HARTFORD, CT – Governor Ned Lamont, the Connecticut Department of Economic and Community Development, and the Connecticut Center for Advanced Technology (CCAT) announced last week that six manufacturers in Connecticut will be receiving a total of $600,000 in grants to facilitate the adoption of additive manufacturing in their operations.
Under the Additive Manufacturing Adoption Program (AMAP), each company will receive a $100,000 matching grant to be leveraged with an equal or greater amount of company funding.
The grant recipients are:
Accurate Lock and Hardware Co., LLC (Stamford)
Beacon Industries, Inc. (Newington)
Burke Aerospace (Farmington)
Okay Industries, Inc. (New Britain)
PTA Plastics (Oxford)
Westminster Tool, Inc. (Plainfield)
“Connecticut is the Silicon Valley of advanced manufacturing, plain and simple,” Governor Lamont said. “These grants will help our brilliant manufacturers across the state continue to innovate, building bigger, faster, and more complex machines that drive our state, country, and world further into the 21st century.”
Additive manufacturing is rapidly changing the way companies design and manufacture products. Components that could not be produced just a few years ago can now be made to high standards using a wide variety of plastics and metals. When implemented properly, additive manufacturing can significantly reduce material waste, lead time, the amount of inventory being held, and the quantity of distinct parts needed for an assembly.
“Additive manufacturing technologies have advanced tremendously and continue at an accelerated rate,” Ron Angelo, president and CEO of CCAT, said. “Supporting the adoption of AM technology throughout the Connecticut supply chain is vital to sustaining the advanced technical capabilities Connecticut is known for. It is exciting to see the level of interest and commitment by Connecticut manufacturers to investing in leading-edge technology.”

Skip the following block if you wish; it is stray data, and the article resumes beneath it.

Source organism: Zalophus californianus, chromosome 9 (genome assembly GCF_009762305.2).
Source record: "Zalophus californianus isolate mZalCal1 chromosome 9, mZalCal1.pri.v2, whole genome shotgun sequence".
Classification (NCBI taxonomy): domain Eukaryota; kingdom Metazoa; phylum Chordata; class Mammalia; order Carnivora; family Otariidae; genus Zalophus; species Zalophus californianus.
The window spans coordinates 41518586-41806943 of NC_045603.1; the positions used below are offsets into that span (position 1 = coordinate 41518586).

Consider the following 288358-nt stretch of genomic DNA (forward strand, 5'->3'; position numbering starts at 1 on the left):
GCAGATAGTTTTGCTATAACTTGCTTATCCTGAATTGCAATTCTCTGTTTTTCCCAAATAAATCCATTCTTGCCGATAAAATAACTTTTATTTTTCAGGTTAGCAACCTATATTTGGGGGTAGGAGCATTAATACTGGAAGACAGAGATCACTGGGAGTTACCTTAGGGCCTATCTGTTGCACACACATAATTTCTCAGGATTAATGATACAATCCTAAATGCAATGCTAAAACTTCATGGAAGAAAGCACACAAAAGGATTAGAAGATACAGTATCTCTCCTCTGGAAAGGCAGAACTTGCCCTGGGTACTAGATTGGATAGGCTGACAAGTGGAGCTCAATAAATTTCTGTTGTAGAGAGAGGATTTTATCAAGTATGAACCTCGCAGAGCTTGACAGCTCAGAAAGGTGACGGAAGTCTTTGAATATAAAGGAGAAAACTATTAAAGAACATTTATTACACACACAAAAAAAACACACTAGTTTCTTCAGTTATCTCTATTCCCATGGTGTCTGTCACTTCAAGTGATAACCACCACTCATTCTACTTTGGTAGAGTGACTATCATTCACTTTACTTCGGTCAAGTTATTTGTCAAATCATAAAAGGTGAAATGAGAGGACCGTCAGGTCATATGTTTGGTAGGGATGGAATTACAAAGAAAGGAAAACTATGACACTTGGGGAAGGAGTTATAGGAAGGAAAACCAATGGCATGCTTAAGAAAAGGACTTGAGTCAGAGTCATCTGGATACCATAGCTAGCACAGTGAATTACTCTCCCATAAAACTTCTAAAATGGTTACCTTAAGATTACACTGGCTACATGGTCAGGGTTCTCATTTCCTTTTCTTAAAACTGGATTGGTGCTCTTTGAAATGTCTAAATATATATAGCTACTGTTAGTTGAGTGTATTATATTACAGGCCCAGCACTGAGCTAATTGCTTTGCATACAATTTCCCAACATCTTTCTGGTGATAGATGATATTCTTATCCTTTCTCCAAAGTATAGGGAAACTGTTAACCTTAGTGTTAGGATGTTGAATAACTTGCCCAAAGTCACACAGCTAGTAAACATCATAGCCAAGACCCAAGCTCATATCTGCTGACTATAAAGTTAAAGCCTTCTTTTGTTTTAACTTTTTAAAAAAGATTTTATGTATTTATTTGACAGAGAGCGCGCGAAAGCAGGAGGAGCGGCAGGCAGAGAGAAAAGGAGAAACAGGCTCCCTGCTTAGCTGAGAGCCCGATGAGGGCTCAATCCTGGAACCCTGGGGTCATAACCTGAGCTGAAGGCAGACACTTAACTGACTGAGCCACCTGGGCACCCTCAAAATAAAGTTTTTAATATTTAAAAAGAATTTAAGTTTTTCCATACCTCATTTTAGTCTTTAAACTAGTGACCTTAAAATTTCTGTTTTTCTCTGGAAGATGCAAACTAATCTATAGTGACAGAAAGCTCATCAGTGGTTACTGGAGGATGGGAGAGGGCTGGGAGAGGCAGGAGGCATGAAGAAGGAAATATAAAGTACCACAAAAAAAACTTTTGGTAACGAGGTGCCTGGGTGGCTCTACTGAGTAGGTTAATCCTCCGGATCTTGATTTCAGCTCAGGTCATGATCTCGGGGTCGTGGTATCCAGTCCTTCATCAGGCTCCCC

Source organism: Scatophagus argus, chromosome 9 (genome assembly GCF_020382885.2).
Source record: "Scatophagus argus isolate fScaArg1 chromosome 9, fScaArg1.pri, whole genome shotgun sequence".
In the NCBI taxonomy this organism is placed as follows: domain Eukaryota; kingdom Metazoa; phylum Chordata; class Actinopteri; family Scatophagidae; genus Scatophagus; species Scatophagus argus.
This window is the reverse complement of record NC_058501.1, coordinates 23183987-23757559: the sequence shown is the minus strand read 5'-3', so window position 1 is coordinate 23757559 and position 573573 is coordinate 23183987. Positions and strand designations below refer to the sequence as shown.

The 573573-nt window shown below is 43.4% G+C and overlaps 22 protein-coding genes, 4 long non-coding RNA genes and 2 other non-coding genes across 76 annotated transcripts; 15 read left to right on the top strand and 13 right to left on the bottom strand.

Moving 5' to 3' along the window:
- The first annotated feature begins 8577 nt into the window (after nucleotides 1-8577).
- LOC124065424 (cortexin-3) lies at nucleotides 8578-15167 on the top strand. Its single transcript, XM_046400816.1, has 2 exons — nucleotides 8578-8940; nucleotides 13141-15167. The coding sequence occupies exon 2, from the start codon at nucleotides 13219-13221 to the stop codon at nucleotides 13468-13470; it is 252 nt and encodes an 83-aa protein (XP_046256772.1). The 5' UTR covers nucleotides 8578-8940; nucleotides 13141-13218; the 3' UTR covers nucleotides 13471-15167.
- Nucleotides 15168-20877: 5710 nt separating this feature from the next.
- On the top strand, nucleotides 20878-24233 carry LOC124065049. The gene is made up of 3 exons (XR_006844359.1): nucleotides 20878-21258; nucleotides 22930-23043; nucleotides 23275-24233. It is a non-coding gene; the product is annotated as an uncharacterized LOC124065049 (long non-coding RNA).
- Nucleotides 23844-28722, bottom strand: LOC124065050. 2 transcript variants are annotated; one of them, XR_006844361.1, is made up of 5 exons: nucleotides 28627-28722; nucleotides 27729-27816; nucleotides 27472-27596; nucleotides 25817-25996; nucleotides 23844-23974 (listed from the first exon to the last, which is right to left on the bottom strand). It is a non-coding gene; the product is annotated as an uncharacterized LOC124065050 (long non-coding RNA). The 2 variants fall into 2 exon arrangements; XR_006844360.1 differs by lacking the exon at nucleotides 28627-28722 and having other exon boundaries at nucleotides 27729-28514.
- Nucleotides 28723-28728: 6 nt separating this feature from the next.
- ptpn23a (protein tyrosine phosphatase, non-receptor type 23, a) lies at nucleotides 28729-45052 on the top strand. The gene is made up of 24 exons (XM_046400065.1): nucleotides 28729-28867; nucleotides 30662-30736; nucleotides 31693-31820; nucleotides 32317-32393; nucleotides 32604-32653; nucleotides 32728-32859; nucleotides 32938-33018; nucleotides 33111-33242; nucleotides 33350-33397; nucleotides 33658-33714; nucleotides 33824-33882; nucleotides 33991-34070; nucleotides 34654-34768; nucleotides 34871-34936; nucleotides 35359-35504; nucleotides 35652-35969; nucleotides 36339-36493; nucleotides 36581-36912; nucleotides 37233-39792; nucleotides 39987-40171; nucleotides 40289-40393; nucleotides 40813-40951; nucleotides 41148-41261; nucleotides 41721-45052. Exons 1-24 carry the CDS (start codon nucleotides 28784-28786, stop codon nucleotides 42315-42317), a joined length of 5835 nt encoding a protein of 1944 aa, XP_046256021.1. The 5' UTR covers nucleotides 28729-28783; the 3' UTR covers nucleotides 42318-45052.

AMAP is a competitive grant program developed by CCAT and the Connecticut Manufacturing Innovation Fund Advisory Board in 2020. Applications were accepted from April 1 through May 31, 2021. The program was open to manufacturing companies and allied service providers that expressed a strong interest and a compelling need to enhance their operations with new additive technologies such as high-end, 3D metal printers to produce functional parts and tooling, as well as high-end plastic printers.
AMAP is a component of the Additive Manufacturing Technology for the Connecticut Manufacturing Supply Chain Program developed by CCAT and approved by the Manufacturing Innovation Fund Advisory Board in February 2020 to drive the demonstration and adoption of additive manufacturing technologies to small and medium-sized manufacturers.
“Connecticut manufacturers are clearly striving to stay at the forefront of technology as evidenced by their eagerness to adopt new additive manufacturing techniques and equipment,” Paul Striebel, AMAP’s program manager, said.
“CCAT and the Manufacturing Innovation Fund Advisory Board worked diligently to bring this program to life,” Colin Cooper, Connecticut’s Chief Manufacturing Officer, said. “It has been gratifying to see the innovative ways these Connecticut manufacturers are approaching incorporating this emerging technology into their businesses. This program is a great example of using state funds as catalyst capital to spur significant private sector investment in advanced technologies and create opportunities for economic growth for Connecticut.”
The State of Connecticut established the Manufacturing Innovation Fund to support the growth, innovation, and progress of Connecticut’s advanced manufacturing sector. It provides financial support for a broad range of initiatives that ensure Connecticut’s manufacturers remain leaders in productivity, efficiency, and innovation. Legislation was approved earlier this year that provided $20 million in new funding for the Manufacturing Innovation Fund over the biennium.